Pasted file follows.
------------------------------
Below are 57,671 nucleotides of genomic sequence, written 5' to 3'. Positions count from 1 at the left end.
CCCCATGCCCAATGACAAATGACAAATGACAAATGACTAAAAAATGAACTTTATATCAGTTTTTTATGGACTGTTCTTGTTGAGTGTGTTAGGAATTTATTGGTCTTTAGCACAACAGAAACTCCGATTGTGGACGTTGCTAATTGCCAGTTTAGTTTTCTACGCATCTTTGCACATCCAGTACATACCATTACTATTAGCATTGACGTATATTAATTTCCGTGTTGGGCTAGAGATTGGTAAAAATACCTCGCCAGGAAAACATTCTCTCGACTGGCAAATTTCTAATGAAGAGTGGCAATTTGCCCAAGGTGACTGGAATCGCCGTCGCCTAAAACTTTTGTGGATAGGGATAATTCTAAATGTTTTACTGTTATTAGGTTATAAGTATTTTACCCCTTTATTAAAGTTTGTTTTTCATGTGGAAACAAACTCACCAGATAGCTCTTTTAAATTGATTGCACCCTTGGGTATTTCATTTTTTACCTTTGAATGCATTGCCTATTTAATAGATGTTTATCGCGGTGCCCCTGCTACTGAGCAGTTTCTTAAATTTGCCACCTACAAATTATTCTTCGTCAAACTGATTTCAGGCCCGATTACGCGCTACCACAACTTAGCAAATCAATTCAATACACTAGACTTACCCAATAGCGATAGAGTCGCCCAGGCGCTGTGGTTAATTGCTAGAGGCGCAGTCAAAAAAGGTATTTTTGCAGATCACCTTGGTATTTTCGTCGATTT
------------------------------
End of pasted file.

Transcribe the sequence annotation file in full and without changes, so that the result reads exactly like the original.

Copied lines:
Below are 57,671 nucleotides of genomic sequence, written 5' to 3'. Positions count from 1 at the left end.
CCCCATGCCCAATGACAAATGACAAATGACAAATGACTAAAAAATGAACTTTATATCAGTTTTTTATGGACTGTTCTTGTTGAGTGTGTTAGGAATTTATTGGTCTTTAGCACAACAGAAACTCCGATTGTGGACGTTGCTAATTGCCAGTTTAGTTTTCTACGCATCTTTGCACATCCAGTACATACCATTACTATTAGCATTGACGTATATTAATTTCCGTGTTGGGCTAGAGATTGGTAAAAATACCTCGCCAGGAAAACATTCTCTCGACTGGCAAATTTCTAATGAAGAGTGGCAATTTGCCCAAGGTGACTGGAATCGCCGTCGCCTAAAACTTTTGTGGATAGGGATAATTCTAAATGTTTTACTGTTATTAGGTTATAAGTATTTTACCCCTTTATTAAAGTTTGTTTTTCATGTGGAAACAAACTCACCAGATAGCTCTTTTAAATTGATTGCACCCTTGGGTATTTCATTTTTTACCTTTGAATGCATTGCCTATTTAATAGATGTTTATCGCGGTGCCCCTGCTACTGAGCAGTTTCTTAAATTTGCCACCTACAAATTATTCTTCGTCAAACTGATTTCAGGCCCGATTACGCGCTACCACAACTTAGCAAATCAATTCAATACACTAGACTTACCCAATAGCGATAGAGTCGCCCAGGCGCTGTGGTTAATTGCTAGAGGCGCAGTCAAAAAAGGTATTTTTGCAGATCACCTTGGTATTTTCGTCGATTT